self.line = pg.InfiniteLine(
    pen=pg.mkPen('k', width=3),
    movable=False  # We have our own code to handle dragless moving.
)'left', text='Rate')
self.p1 =

The axis' mouse move signal is connected to the custom mouse_move_handler slot, which moves the infinite line and updates the current rates shown in the rates table (see later).

The volume axis

The volume axis is plotted on a separate scale, as a dotted black line. This can be zoomed vertically independently of the currencies. This is a bit tricky to achieve in PyQtGraph, requiring you to manually create a ViewBox object and connect it up to the main axis.

# Add the right-hand axis for the market activity.
self.p2 = pg.ViewBox()
self.p2.enableAutoRange(axis=pg.ViewBox.XYAxes, enable=True)
self.ax2 = self.p1.getAxis('right')

Unlike for the currencies we do add the curve here, since we know it will always be present. The initial state is a diagonal line (for no reason).

self._market_activity = pg.PlotCurveItem(
    pen=pg.mkPen('k', style=Qt.DashLine, width=1)

# Automatically rescale our twinned Y axis.

We need connect the resized signal from the primary axis to our custom update_plot_scale slot, to automatically update the secondary axis dimensions.

def update_plot_scale(self):

Now the two axes are defined, we can draw our plot lines.

Updating the plot

The plot is updated in response to the data being returned by the API request worker. This triggers the .redraw() method, which uses the data (available on to either add, or update lines to the plot.

    def redraw(self):
        y_min, y_max = sys.maxsize, 0
        x = np.arange(NUMBER_OF_TIMEPOINTS)

        # Pre-process data into lists of x, y values.
        for currency, data in
            if data:
                _, close, high, low = zip(*[
                    (v['time'], v['close'], v['high'], v['low'])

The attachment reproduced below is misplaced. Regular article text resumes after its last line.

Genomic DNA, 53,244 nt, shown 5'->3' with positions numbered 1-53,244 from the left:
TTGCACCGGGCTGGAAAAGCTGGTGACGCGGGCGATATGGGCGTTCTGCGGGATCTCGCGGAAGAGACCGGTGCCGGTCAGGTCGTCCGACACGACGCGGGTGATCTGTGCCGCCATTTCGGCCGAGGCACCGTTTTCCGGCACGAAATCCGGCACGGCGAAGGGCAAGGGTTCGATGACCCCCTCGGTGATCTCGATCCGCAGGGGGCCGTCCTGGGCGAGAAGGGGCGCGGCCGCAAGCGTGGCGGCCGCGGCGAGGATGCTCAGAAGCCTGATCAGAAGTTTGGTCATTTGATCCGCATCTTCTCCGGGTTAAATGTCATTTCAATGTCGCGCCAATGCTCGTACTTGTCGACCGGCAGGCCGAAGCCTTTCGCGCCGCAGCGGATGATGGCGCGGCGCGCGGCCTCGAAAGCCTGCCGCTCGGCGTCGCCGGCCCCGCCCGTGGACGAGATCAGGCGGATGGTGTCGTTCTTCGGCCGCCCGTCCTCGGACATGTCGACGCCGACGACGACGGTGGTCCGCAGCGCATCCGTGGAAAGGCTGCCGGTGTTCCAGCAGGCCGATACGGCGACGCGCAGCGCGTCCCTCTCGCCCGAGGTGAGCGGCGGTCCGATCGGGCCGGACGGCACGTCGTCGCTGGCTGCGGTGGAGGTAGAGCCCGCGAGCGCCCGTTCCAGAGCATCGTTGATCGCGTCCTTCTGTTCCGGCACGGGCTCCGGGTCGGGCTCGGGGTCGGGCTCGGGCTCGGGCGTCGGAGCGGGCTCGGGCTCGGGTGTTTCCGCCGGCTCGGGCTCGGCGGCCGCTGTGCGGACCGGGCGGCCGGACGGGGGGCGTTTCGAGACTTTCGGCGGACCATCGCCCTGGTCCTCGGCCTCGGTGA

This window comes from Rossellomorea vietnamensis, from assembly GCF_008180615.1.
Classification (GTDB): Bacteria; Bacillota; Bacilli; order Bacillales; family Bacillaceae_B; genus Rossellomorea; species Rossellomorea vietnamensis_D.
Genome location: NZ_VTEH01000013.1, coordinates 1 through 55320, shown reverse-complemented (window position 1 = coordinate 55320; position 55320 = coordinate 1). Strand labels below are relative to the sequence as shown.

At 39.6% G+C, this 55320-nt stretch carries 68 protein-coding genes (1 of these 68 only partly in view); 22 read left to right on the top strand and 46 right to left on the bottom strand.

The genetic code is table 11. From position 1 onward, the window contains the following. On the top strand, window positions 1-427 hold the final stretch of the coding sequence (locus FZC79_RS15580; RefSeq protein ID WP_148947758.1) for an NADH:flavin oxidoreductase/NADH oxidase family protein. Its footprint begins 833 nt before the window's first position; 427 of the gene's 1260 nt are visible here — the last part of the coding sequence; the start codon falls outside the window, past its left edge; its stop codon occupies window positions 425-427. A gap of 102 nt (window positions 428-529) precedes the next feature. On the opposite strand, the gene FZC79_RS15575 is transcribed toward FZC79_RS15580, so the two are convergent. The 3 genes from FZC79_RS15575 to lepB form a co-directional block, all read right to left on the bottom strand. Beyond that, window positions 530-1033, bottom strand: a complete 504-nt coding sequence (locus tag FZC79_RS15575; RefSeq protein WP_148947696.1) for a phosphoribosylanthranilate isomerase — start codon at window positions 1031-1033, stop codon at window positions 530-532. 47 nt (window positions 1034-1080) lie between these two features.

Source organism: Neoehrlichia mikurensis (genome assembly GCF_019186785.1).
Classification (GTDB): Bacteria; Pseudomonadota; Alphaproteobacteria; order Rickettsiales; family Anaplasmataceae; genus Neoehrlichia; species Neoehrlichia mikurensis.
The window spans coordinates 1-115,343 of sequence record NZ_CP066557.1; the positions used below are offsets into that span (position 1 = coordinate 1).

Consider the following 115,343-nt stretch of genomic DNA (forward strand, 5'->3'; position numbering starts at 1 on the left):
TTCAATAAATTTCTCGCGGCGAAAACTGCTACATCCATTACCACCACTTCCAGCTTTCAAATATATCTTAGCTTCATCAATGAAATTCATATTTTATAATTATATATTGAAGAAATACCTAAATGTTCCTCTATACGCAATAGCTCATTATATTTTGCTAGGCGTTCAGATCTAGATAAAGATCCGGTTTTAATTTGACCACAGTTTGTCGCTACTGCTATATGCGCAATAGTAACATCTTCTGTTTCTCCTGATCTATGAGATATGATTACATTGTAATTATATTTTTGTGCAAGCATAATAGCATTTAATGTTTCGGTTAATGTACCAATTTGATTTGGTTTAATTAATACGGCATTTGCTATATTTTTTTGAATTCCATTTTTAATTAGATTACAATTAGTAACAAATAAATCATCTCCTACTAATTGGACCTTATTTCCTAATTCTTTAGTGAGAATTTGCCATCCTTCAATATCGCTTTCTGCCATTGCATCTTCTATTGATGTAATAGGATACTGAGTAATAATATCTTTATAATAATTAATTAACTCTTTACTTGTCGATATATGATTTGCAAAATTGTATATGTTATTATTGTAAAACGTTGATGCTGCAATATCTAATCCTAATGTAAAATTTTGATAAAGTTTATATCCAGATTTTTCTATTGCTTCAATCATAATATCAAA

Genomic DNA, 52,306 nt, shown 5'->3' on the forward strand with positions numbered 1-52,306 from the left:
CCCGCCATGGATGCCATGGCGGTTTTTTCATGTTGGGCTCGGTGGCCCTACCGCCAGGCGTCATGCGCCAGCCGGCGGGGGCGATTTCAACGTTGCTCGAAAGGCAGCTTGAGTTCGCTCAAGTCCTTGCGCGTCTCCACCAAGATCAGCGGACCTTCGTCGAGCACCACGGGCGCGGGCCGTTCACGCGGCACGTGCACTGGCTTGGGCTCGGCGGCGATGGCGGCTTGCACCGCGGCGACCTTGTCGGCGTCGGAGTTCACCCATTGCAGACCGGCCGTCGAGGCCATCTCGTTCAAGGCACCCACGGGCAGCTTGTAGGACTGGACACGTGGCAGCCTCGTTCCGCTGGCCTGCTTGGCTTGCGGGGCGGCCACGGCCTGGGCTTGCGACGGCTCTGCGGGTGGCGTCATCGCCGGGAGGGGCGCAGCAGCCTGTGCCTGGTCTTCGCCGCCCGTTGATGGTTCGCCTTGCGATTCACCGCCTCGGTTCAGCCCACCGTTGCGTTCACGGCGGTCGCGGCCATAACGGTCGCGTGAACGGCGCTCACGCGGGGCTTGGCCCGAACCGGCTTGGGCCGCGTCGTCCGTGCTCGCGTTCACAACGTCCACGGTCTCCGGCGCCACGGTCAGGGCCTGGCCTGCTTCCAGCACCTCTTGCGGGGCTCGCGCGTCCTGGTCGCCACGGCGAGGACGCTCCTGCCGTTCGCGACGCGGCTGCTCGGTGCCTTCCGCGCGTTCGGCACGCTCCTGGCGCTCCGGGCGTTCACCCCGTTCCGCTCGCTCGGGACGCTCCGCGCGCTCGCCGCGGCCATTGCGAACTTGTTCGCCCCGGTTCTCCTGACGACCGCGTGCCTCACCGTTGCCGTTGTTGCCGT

for v in data

                if currency in self._data_visible:
                    # This line should be visible, if it's not drawn draw it.
                    if currency not in self._data_lines:
                        self._data_lines[currency] = {}
                        self._data_lines[currency]['high'] =
                            x, high,  # Unpack a list of tuples into two lists, passed as individual args.
                            pen=pg.mkPen(self.get_currency_color(currency), width=2, style=Qt.DotLine)
                        self._data_lines[currency]['high'].setData(x, high)

                    y_min, y_max = min(y_min, *low), max(y_max, *high)

                    # This line should not be visible, if it is delete it.
                    if currency in self._data_lines:

References to plotted lines are kept in a dictionary self._data_lines keyed by the cryptocurrency identifier. This allows us to check on each update whether we already have a line defined, and update it rather than recreating it. We can also remove lines for currencies that we no longer want to draw (if they've been deselected in the currency list).

The market activity (volume) plot however is always there, so we can just perform a simple update to the existing line.

self._market_activity.setData(x, self.volume)

In addition to the plotted lines, we also show a list with the currency conversion rates for all cryptocurrencies at the currently position in the graph. As you move your pointer back and forward these rates update automatically.

The complete guide to packaging Python GUI applications with PyInstaller.
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Rates table